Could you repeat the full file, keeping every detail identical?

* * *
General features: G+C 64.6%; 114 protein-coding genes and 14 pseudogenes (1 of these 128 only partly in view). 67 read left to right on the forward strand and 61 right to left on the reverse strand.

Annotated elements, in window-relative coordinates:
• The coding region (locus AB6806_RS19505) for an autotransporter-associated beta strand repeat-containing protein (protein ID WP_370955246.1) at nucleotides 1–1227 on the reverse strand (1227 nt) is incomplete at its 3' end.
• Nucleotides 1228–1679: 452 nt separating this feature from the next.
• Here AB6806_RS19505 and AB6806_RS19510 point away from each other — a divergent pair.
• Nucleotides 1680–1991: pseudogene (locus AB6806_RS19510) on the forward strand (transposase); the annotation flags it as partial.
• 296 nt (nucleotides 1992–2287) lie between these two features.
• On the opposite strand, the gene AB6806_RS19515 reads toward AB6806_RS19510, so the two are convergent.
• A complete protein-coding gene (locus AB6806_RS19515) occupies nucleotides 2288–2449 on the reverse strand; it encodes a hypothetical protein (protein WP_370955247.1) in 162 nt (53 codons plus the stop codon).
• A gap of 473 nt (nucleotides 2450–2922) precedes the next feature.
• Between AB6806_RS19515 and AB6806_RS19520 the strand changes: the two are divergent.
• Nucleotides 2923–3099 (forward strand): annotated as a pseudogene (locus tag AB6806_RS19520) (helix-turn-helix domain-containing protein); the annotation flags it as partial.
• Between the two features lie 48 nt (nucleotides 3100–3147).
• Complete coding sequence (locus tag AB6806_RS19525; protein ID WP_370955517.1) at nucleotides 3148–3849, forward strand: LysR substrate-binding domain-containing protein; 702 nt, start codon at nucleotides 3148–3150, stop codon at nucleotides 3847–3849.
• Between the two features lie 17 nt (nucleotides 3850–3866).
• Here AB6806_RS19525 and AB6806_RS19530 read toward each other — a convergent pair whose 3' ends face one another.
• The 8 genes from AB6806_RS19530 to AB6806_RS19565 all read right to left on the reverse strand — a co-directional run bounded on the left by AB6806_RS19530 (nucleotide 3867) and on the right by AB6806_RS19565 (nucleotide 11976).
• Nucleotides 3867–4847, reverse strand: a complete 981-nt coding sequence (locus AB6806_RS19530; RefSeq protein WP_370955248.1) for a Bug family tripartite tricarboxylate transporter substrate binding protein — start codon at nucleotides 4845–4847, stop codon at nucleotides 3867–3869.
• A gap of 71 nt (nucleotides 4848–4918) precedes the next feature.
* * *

General features: G+C 64.6%; 114 protein-coding genes and 14 pseudogenes (1 of these 128 only partly in view). 67 read left to right on the forward strand and 61 right to left on the reverse strand.

Annotated elements, in window-relative coordinates:
• The coding region (locus AB6806_RS19505) for an autotransporter-associated beta strand repeat-containing protein (protein ID WP_370955246.1) at nucleotides 1–1227 on the reverse strand (1227 nt) is incomplete at its 3' end.
• Nucleotides 1228–1679: 452 nt separating this feature from the next.
• Here AB6806_RS19505 and AB6806_RS19510 point away from each other — a divergent pair.
• Nucleotides 1680–1991: pseudogene (locus AB6806_RS19510) on the forward strand (transposase); the annotation flags it as partial.
• 296 nt (nucleotides 1992–2287) lie between these two features.
• On the opposite strand, the gene AB6806_RS19515 reads toward AB6806_RS19510, so the two are convergent.
• A complete protein-coding gene (locus AB6806_RS19515) occupies nucleotides 2288–2449 on the reverse strand; it encodes a hypothetical protein (protein WP_370955247.1) in 162 nt (53 codons plus the stop codon).
• A gap of 473 nt (nucleotides 2450–2922) precedes the next feature.
• Between AB6806_RS19515 and AB6806_RS19520 the strand changes: the two are divergent.
• Nucleotides 2923–3099 (forward strand): annotated as a pseudogene (locus tag AB6806_RS19520) (helix-turn-helix domain-containing protein); the annotation flags it as partial.
• Between the two features lie 48 nt (nucleotides 3100–3147).
• Complete coding sequence (locus tag AB6806_RS19525; protein ID WP_370955517.1) at nucleotides 3148–3849, forward strand: LysR substrate-binding domain-containing protein; 702 nt, start codon at nucleotides 3148–3150, stop codon at nucleotides 3847–3849.
• Between the two features lie 17 nt (nucleotides 3850–3866).
• Here AB6806_RS19525 and AB6806_RS19530 read toward each other — a convergent pair whose 3' ends face one another.
• The 8 genes from AB6806_RS19530 to AB6806_RS19565 all read right to left on the reverse strand — a co-directional run bounded on the left by AB6806_RS19530 (nucleotide 3867) and on the right by AB6806_RS19565 (nucleotide 11976).
• Nucleotides 3867–4847, reverse strand: a complete 981-nt coding sequence (locus AB6806_RS19530; RefSeq protein WP_370955248.1) for a Bug family tripartite tricarboxylate transporter substrate binding protein — start codon at nucleotides 4845–4847, stop codon at nucleotides 3867–3869.
• A gap of 71 nt (nucleotides 4848–4918) precedes the next feature.